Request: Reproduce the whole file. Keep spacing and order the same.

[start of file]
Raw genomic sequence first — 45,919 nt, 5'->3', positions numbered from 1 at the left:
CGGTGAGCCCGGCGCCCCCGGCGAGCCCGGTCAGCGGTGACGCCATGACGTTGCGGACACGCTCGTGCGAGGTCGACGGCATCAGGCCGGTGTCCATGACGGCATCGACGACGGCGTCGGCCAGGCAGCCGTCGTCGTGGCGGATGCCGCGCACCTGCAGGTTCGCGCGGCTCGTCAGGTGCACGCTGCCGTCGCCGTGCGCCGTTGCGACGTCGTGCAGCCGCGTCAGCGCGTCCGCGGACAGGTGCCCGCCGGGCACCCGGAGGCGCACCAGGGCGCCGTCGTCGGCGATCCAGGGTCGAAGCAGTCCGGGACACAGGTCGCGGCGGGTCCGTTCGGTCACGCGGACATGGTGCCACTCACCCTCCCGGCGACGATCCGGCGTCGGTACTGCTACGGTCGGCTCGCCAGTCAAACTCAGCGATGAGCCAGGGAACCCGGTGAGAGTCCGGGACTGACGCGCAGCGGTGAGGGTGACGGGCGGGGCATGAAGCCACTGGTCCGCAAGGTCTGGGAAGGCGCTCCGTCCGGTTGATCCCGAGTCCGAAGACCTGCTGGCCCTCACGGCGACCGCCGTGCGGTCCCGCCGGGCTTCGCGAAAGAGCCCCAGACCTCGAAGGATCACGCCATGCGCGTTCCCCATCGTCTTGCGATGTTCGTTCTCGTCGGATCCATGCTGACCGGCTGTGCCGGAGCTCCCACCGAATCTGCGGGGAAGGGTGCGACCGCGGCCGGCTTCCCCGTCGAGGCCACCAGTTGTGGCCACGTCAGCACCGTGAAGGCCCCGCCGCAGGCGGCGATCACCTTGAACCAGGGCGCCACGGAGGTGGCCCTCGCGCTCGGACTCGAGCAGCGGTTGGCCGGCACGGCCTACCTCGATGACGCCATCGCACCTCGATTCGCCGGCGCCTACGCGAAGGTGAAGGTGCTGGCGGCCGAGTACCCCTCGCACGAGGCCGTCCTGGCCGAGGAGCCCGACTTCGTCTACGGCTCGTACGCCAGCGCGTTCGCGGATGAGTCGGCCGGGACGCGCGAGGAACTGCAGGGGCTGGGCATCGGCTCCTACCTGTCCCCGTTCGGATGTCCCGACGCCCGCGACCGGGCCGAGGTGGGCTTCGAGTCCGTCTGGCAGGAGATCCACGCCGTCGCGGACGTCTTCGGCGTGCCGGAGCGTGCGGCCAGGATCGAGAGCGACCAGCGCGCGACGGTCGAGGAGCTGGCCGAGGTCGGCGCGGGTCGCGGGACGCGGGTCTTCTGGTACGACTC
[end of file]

Raw genomic sequence first — 45,919 nt, 5'->3', positions numbered from 1 at the left:
CGGTGAGCCCGGCGCCCCCGGCGAGCCCGGTCAGCGGTGACGCCATGACGTTGCGGACACGCTCGTGCGAGGTCGACGGCATCAGGCCGGTGTCCATGACGGCATCGACGACGGCGTCGGCCAGGCAGCCGTCGTCGTGGCGGATGCCGCGCACCTGCAGGTTCGCGCGGCTCGTCAGGTGCACGCTGCCGTCGCCGTGCGCCGTTGCGACGTCGTGCAGCCGCGTCAGCGCGTCCGCGGACAGGTGCCCGCCGGGCACCCGGAGGCGCACCAGGGCGCCGTCGTCGGCGATCCAGGGTCGAAGCAGTCCGGGACACAGGTCGCGGCGGGTCCGTTCGGTCACGCGGACATGGTGCCACTCACCCTCCCGGCGACGATCCGGCGTCGGTACTGCTACGGTCGGCTCGCCAGTCAAACTCAGCGATGAGCCAGGGAACCCGGTGAGAGTCCGGGACTGACGCGCAGCGGTGAGGGTGACGGGCGGGGCATGAAGCCACTGGTCCGCAAGGTCTGGGAAGGCGCTCCGTCCGGTTGATCCCGAGTCCGAAGACCTGCTGGCCCTCACGGCGACCGCCGTGCGGTCCCGCCGGGCTTCGCGAAAGAGCCCCAGACCTCGAAGGATCACGCCATGCGCGTTCCCCATCGTCTTGCGATGTTCGTTCTCGTCGGATCCATGCTGACCGGCTGTGCCGGAGCTCCCACCGAATCTGCGGGGAAGGGTGCGACCGCGGCCGGCTTCCCCGTCGAGGCCACCAGTTGTGGCCACGTCAGCACCGTGAAGGCCCCGCCGCAGGCGGCGATCACCTTGAACCAGGGCGCCACGGAGGTGGCCCTCGCGCTCGGACTCGAGCAGCGGTTGGCCGGCACGGCCTACCTCGATGACGCCATCGCACCTCGATTCGCCGGCGCCTACGCGAAGGTGAAGGTGCTGGCGGCCGAGTACCCCTCGCACGAGGCCGTCCTGGCCGAGGAGCCCGACTTCGTCTACGGCTCGTACGCCAGCGCGTTCGCGGATGAGTCGGCCGGGACGCGCGAGGAACTGCAGGGGCTGGGCATCGGCTCCTACCTGTCCCCGTTCGGATGTCCCGACGCCCGCGACCGGGCCGAGGTGGGCTTCGAGTCCGTCTGGCAGGAGATCCACGCCGTCGCGGACGTCTTCGGCGTGCCGGAGCGTGCGGCCAGGATCGAGAGCGACCAGCGCGCGACGGTCGAGGAGCTGGCCGAGGTCGGCGCGGGTCGCGGGACGCGGGTCTTCTGGTACGACTC